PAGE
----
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This title in other editions

Investigating Culture: An Experiential Introduction to Anthropology

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Investigating Culture: An Experiential Introduction to Anthropology Cover

 

Synopses & Reviews

Publisher Comments:

Investigating Culture: An Experiential Introduction to Anthropology proposes an innovative approach to understanding culture as a constructed phenomenon open to investigation of its implicit premises and explicit forms.

This exciting book offers a refreshing hands-on alternative to more traditional textbooks by challenging readers to think about culture in new ways and to apply these ideas to their own lives. Investigating Culture teaches students to think like anthropologists by encouraging them to compare their own cultural experiences with that of anthropologists who enter a culture specifically to study it. Approaching the study of culture or cultural anthropology in this way trains students to confront the reflexive nature of anthropology early on and to distance themselves from the inherent flaws of studying the “exotic Other.” Investigating Culture is divided into nine chapters that focus on the variety of ways that humans orient themselves --- in space and time, by means of language, the body, the structures of everyday life, and the symbols of religion and public ritual. Each chapter includes an introduction outlining the central issues, selected classic readings, examples from a variety of cultures, suggested additional readings, and a series of exercises designed to make the analysis of culture personally accessible.

Synopsis:

Investigating Culture offers an innovative approach to understanding culture as a constructed phenomenon open to investigation of its implicit premises and explicit forms.

  • Provides a refreshing alternative to traditional textbooks by challenging students to think in new ways and to apply these ideas to their own lives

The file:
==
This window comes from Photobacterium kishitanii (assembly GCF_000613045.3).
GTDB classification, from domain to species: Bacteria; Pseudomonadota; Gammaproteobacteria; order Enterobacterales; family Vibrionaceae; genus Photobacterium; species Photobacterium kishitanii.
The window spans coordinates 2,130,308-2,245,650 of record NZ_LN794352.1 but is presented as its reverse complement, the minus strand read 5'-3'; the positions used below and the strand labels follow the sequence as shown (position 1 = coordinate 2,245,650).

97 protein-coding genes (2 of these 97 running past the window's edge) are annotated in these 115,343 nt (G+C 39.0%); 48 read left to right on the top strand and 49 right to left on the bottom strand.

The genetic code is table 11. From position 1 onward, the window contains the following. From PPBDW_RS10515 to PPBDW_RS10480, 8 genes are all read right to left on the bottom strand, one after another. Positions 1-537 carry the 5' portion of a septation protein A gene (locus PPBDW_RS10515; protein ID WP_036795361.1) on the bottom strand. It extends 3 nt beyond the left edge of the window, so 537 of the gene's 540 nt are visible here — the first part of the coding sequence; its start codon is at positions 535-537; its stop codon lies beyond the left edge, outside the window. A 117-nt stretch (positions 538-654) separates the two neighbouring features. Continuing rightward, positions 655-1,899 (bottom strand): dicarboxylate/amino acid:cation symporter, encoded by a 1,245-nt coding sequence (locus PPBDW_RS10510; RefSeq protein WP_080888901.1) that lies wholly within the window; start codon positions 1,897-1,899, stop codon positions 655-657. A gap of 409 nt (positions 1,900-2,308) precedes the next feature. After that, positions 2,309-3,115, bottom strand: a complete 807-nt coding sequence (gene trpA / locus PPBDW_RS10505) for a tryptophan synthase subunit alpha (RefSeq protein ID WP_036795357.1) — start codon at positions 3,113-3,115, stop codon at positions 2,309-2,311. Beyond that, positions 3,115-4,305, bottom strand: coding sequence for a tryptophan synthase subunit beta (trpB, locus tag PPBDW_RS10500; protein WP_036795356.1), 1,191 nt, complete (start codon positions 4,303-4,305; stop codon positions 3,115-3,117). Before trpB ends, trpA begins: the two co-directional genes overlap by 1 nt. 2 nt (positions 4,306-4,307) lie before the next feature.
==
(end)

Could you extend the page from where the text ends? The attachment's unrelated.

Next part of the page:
• Focuses on the ways that humans orient themselves, e.g., in space and time, according to language, food, the body, and the symbols provided by public myth and ritual
  • Each chapter includes: an introduction framing the central issues, examples from a range of cultures, a selected reading or two, additional suggested readings, and exercises

About the Author

Carol Delaney is Associate Professor of Cultural and Social Anthropology at Stanford University. She is author of The Seed and The Soil: Gender and Cosmology in Turkish Village Society (1991) and Abraham on Trial: The Social Legacy of Biblical Myth (1998), and is co-editor of Naturalizing Power: Essays in Feminist Cultural Analysis (1995, with Sylvia Yanagisako).

Table of Contents

Acknowledgments.

1. Disorientation and Orientation.

Exercises.

Selected Reading: Shakespeare in the Bush: Laura Bohannan.

Resources.

2. Space.

Exercises.

Selected Reading: The American Front Porch: Women’s Liminal Space: Sue Bridwell Beckham.

Resources.

3. Time.

Exercises.

Selected Reading: Time is for Savoring: Ellen Goodman.

Selected Reading: The Original Affluent Society: Marshall Sahlins.

Resources.

4.

Product Details

ISBN:
9780631222378
Subtitle:
An Experiential Introduction to Anthropology
Author:
Delaney, Carol
Author:
Delaney, Carol Lowery
Publisher:
Wiley-Blackwell
Location:
Malden, MA
Subject:
Sociology - General
Subject:
Anthropology - Cultural
Subject:
Anthropology
Subject:
Anthropology - General
Subject:
Social & Cultural Anthropology
Subject:
anthropology;cultural anthropology
Copyright:
Edition Description:
Includes bibliographical references and index.
Series Volume:
3076
Publication Date:
February 2004
Binding:
Paperback
Grade Level:
Professional and scholarly
Language:
We Are What We Speak.<p></b>Exercises.<p>Selected Reading: She Unnames Them: Ursula LeGuin.<p>Selected Reading: Seeing is Believing: Alan Dundes.<p>Resources.<p><b>5. Relatives and Relations</b>.<p>Exercises.<p>Selected Reading: Symbols of Category M
Illustrations:
Yes
Pages:
456
Dimensions:
9.58x6.78x1.33 in. 1.77 lbs.

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Product details 456 pages Blackwell Publishers - English 9780631222378 Reviews:
"Synopsis" by , Investigating Culture offers an innovative approach to understanding culture as a constructed phenomenon open to investigation of its implicit premises and explicit forms.

  • Provides a refreshing alternative to traditional textbooks by challenging students to think in new ways and to apply these ideas to their own lives
  • Focuses on the ways that humans orient themselves, e.g., in space and time, according to language, food, the body, and the symbols provided by public myth and ritual
  • Each chapter includes: an introduction framing the central issues, examples from a range of cultures, a selected reading or two, additional suggested readings, and exercises

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